Color Spotlight: Transparent Brown (PBr41)

Schmincke Horadam Transparent Brown: Gradient, opacity and glazing tests, color mixes

This brown jumped off the page to me when I was doing the Schmincke dot cards; it is bright, clear, and vivid while still being undeniably brown.

Experiment Results

Gradient: Beautiful smooth gradient through a wide range of values from chocolate ice cream brown in mass, through to a tan and a pale fawn.

Granulating: No.

Opacity: The website says semi-opaque but I find it 100% transparent

Glazing: A lovely glaze to an even darker, “chocolate syrup” brown.

Color Mixes:

  • Nicest mixes are with orange and yellow, which turns it to more of a Quin Gold-esque bright ochre.
  • Yellow-gray with Phthalo Green Blue Shade.
  • Flat gray with Phthalo Blue Green Shade. Finally, a complement to PBGS!
  • Maroon brown with Ultramarine.

Comparison to Other Colors

Schmincke calls this a “reddish alternative to burnt sienna” but it is far less red than Perylene Maroon, Indian Red, or the other really “earth red” shades.

My immediate thought was that this just looks like a medium brown, but in comparing it to my ‘medium brown’ of Transparent Brown Oxide (PR101 brown – I would call it a Burnt Umber equivalent), Permanent Brown indeed looks quite reddish.

Transparent Brown on the left, Transparent Brown Oxide on the right

Transparent Brown is much closer in hue to Transparent Red Oxide (also PR101), but a bit less orange, and without the extreme granulation.

Transparent Brown on the left, DS Transparent Red Oxide on the right

The other brown that I think it resembles somewhat is Daniel Smith Permanent Brown (PBr25), which I don’t have a swatch to show you, except in my Daniel Smith Dot Cards article.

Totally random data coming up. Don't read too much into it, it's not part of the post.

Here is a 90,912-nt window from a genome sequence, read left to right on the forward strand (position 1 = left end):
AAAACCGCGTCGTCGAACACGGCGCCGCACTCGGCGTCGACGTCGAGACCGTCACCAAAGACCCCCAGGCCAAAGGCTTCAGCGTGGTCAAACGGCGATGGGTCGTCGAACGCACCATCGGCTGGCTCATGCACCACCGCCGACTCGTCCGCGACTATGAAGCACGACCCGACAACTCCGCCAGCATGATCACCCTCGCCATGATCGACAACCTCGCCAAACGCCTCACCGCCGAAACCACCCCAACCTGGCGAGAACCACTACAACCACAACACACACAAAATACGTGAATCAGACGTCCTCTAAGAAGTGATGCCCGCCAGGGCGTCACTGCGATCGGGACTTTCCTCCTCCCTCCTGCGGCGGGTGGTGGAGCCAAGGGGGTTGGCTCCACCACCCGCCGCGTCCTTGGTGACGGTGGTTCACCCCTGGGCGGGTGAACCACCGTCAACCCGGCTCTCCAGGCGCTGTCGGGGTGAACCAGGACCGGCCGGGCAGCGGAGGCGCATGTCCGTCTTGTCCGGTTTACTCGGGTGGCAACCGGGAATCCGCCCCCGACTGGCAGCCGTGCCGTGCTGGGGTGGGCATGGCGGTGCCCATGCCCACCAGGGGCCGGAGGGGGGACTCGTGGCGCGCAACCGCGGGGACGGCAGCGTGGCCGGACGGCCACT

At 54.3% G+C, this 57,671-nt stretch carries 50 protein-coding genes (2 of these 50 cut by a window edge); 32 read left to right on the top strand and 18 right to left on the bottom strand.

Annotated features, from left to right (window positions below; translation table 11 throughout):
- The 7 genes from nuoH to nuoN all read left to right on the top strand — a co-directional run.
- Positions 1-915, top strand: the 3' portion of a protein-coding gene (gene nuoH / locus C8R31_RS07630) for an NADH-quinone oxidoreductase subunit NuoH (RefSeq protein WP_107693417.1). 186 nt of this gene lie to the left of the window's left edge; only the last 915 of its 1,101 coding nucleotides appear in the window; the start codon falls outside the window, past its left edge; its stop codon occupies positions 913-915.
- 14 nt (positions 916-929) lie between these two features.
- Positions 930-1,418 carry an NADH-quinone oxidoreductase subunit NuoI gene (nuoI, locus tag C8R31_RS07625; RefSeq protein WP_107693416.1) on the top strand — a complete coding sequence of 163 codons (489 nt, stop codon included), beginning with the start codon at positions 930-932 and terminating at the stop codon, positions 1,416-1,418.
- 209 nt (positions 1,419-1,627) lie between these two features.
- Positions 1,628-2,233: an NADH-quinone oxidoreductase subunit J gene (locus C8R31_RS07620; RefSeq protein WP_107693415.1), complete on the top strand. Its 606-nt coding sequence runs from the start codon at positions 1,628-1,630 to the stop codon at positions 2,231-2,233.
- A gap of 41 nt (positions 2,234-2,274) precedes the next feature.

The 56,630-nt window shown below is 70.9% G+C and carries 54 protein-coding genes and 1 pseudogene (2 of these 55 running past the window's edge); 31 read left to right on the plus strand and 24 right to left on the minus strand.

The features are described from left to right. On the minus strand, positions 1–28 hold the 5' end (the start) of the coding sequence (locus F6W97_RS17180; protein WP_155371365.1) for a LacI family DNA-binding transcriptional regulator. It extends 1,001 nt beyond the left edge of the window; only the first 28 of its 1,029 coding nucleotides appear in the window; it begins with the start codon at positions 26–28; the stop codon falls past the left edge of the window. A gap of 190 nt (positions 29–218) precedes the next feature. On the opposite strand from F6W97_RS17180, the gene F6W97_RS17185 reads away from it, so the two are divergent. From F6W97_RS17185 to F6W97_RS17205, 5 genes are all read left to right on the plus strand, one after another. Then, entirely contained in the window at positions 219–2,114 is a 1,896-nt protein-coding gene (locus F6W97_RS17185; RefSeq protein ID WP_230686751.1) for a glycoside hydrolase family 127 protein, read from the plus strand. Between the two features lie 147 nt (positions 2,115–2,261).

Comparison to Other Brands

This is a Schmincke Horadam exclusive! As far as I know, no other brand has PBr41, but several brands have PBr25 which is similar.

My Overall Takeaway

This is a brown that I really like on its own. This would be a great option if you love the color of TRO but not the granulation; or you’re always trying to make a bright transparent brown but getting grayish mud instead. The colors this most reminds me of: chocolate, coffee, clay, idealized version of a dirt path through a meadow.

That ‘idealized’ is key because when I think of using it to paint tree trunks of anything I really see in nature, it is too perfect. The browns I see in my landscape tend to be grayer, greener, more orange, or more yellow-ochre. They also tend to be textured, so granulated colors look more realistic. As much as I like the cleanness of nongranulating colors, I think for a brown granulation is generally more useful.

So while it’s rare for me to like a brown, I still didn’t end up getting this color (I did this swatch from a dot card) because I couldn’t figure a great way to use it.

However, it might be the perfect color for your paintings! As I mentioned above, I find it appetizing for food; it might be great for portraits; and I can imagine it working really well in landscapes in an area where the soil is moist and rich with clay deposits.

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